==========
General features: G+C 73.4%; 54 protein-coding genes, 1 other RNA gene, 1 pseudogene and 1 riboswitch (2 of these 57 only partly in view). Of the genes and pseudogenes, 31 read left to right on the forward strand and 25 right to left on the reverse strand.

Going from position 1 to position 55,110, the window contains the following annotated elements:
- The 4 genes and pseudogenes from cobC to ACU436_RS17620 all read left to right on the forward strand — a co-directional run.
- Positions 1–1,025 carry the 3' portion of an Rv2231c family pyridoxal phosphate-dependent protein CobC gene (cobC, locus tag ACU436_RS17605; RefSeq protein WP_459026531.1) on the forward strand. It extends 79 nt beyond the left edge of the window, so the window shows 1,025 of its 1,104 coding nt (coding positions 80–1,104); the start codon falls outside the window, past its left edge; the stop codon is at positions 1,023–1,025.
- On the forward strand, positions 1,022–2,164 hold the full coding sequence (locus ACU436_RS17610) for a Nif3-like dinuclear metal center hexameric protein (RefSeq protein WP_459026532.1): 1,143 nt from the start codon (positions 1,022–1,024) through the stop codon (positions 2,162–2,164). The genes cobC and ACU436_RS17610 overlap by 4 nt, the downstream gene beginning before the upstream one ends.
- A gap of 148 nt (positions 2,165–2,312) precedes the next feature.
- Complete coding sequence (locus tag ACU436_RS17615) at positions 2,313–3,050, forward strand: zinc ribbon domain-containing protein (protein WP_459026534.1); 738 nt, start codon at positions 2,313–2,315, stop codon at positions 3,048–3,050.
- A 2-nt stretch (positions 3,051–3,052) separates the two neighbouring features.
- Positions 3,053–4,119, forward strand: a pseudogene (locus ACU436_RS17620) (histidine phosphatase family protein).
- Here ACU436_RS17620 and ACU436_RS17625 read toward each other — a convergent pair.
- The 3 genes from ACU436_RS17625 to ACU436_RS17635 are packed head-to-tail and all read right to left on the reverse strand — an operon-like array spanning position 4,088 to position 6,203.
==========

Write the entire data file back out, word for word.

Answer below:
General features: G+C 73.4%; 54 protein-coding genes, 1 other RNA gene, 1 pseudogene and 1 riboswitch (2 of these 57 only partly in view). Of the genes and pseudogenes, 31 read left to right on the forward strand and 25 right to left on the reverse strand.

Going from position 1 to position 55,110, the window contains the following annotated elements:
- The 4 genes and pseudogenes from cobC to ACU436_RS17620 all read left to right on the forward strand — a co-directional run.
- Positions 1–1,025 carry the 3' portion of an Rv2231c family pyridoxal phosphate-dependent protein CobC gene (cobC, locus tag ACU436_RS17605; RefSeq protein WP_459026531.1) on the forward strand. It extends 79 nt beyond the left edge of the window, so the window shows 1,025 of its 1,104 coding nt (coding positions 80–1,104); the start codon falls outside the window, past its left edge; the stop codon is at positions 1,023–1,025.
- On the forward strand, positions 1,022–2,164 hold the full coding sequence (locus ACU436_RS17610) for a Nif3-like dinuclear metal center hexameric protein (RefSeq protein WP_459026532.1): 1,143 nt from the start codon (positions 1,022–1,024) through the stop codon (positions 2,162–2,164). The genes cobC and ACU436_RS17610 overlap by 4 nt, the downstream gene beginning before the upstream one ends.
- A gap of 148 nt (positions 2,165–2,312) precedes the next feature.
- Complete coding sequence (locus tag ACU436_RS17615) at positions 2,313–3,050, forward strand: zinc ribbon domain-containing protein (protein WP_459026534.1); 738 nt, start codon at positions 2,313–2,315, stop codon at positions 3,048–3,050.
- A 2-nt stretch (positions 3,051–3,052) separates the two neighbouring features.
- Positions 3,053–4,119, forward strand: a pseudogene (locus ACU436_RS17620) (histidine phosphatase family protein).
- Here ACU436_RS17620 and ACU436_RS17625 read toward each other — a convergent pair.
- The 3 genes from ACU436_RS17625 to ACU436_RS17635 are packed head-to-tail and all read right to left on the reverse strand — an operon-like array spanning position 4,088 to position 6,203.